Throughout the month of March, NBCBLK, NBCLatino, and NBC Asian America have partnered with the Ms. Foundation for Women for #31Days of Feminism to spotlight women of color who, through their actions and words, lead the way toward a more equal world.
Kristina Wong, "105 years old in Hollywood Woman Years" (Los Angeles, CA) — Performance Artist and Comedian
What do you love the most about the work you do?
I love when I have creative epiphanies, when they work well on stage and audiences eat them up. I love when an audience is so with me during a show and all the work I've done hits them good.
The creative process is like the worst constipation ever because it takes over my head and emotions. Every so often, I catch that odd moment of inspiration, run with it, and find a swift punchline and my mental IBS has been cured. The rest of the time, working, surviving and creating as an artist is like self-imposed torture.
What is feminism to you?
"Your feminism will look different than another person's feminism. We aren't a unified front that has meetings every Wednesday."
For years, I used to crash public events as a cigar smoking, dry humping, fast talking faux beauty queen named "Fannie Wong Former Miss Chinatown 2nd Runner Up." She was the queer, outspoken, messy and hilarious alternative to the perfect Chinese American beauty standards put on the women who compete in the Miss Chinatown pageant. I feel like feminism is about women making and living in a space that wasn't there before. It's about having the choice to choose options that didn't exist before because patriarchy dictated standards that didn't allow women and non-gender binary folks to feel they could exist safely in these new undefined spaces that were previously predominantly centered or occupied by cisgender men.
Can you pinpoint the moment when you decided to become a feminist? If you don’t consider yourself a feminist, why not?
I created a fake mail order bride site called www.bigbadchinesemama.com in 2000. I was invited to speak at an event the following year and a student asked if I was a feminist. I answered, "I'm not sure. I'm not angry enough." I had bought into all the bad stereotypes of feminism — that is was about anger and arguing with people all day and not having a sense of humor. I was scared that claiming "feminism" would mean that I would be undateable and the target of trolls who would want to argue with me.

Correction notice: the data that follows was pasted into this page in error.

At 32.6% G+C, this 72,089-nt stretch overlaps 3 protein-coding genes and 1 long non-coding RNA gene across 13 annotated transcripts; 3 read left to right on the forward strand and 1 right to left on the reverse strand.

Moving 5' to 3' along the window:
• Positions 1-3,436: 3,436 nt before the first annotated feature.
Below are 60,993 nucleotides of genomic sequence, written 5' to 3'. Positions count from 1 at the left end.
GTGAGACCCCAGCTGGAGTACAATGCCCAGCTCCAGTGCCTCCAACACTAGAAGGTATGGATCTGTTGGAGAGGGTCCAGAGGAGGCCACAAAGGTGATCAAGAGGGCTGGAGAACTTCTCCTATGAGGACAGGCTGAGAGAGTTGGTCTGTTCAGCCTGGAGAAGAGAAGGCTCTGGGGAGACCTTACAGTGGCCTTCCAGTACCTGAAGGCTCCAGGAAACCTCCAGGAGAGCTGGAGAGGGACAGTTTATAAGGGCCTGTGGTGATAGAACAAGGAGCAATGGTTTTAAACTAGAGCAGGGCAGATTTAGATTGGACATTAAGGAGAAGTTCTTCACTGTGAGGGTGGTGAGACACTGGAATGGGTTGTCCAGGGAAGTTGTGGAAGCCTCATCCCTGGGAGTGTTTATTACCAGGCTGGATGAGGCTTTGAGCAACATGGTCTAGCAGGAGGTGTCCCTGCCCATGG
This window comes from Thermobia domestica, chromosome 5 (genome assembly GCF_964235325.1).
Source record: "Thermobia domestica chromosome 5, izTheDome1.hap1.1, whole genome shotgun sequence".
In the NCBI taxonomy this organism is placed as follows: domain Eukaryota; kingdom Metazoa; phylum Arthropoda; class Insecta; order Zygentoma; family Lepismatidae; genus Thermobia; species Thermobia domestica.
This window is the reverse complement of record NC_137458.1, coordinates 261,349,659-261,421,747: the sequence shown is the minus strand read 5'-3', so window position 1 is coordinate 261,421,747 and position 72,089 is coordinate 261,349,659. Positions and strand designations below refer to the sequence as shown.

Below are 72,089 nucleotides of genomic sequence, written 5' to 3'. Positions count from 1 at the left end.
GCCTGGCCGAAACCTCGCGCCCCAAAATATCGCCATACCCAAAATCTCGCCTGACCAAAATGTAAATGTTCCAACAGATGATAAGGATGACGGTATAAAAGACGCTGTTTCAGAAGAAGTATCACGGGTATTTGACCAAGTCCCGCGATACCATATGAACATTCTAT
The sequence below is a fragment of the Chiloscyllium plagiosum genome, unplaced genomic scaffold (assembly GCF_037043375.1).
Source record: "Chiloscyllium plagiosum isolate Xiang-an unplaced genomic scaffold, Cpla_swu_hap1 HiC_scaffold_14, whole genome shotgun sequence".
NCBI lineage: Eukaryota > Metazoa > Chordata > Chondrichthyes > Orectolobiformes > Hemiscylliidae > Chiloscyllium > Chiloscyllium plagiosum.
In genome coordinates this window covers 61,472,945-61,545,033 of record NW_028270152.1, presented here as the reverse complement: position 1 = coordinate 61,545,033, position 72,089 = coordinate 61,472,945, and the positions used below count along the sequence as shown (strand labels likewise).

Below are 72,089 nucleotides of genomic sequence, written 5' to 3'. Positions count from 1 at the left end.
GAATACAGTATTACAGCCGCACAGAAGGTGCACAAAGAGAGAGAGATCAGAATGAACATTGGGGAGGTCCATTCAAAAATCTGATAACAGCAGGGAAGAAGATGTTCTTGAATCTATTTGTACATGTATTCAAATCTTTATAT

The professor of the class clarified that I was actually doing the work of feminism and that my feminism didn't have to look like anyone else's feminism. And as more comedians and writers have claimed the word and didn't suffer career suicide from it (rather, they found amazing allies to their work), I also found the courage to claim feminism and define it for myself.
What is the best way we can all be “feminists”?
Claim the word and make it your own. There's so much misunderstanding around what feminism is supposed to look like or who can claim it. We've let the worst ideas around an excellent movement make it a dirty word. Your feminism will look different than another person's feminism. We aren't a unified front that has meetings every Wednesday. We argue (oh god do we argue), we disagree, and we hopefully learn to check ourselves and keep focused working towards for equality for all.
Who are your “sheroes”?
I went to post-conflict Northern Uganda in 2013 and met women who were once abducted in war who had returned to the area they had escaped. Some were widows, others were raising children who were orphaned. They were learning to read and write for the first time and thanks to microloans, they were starting their own businesses and learning to farm produce to resell. Their resilience and determination was nothing like I'd ever lived or understood. I feel like the narrative of Westerners in Africa is that we are their saviors, but going down there I witnessed women saving their own lives on a daily basis who knew more about living feminism than Americans could ever even fathom.
Favorite feminist anthem?
I've always wanted to go to a wedding where Lesley Gore's "You Don't Own Me" plays as the bride walks down the aisle. I guess I'll have to play it at my wedding to see that happen. That is if I ever get married to another person. (I married myself at 30.)
Favorite feminist artist? (authors, singers, dancers, actors)
Miranda July, Yoko Ono, Margaret Cho, Guerilla Girls, Maya Angelou, bell hooks, whoever put together "Our Bodies Ourselves", Malala, the founders of #blacklivesmatter
Not sure if these women consider themselves feminists but Lucille Ball, Phyllis Diller (she started her comedy career at 37!), Laurie Grenier (from Shark Tank).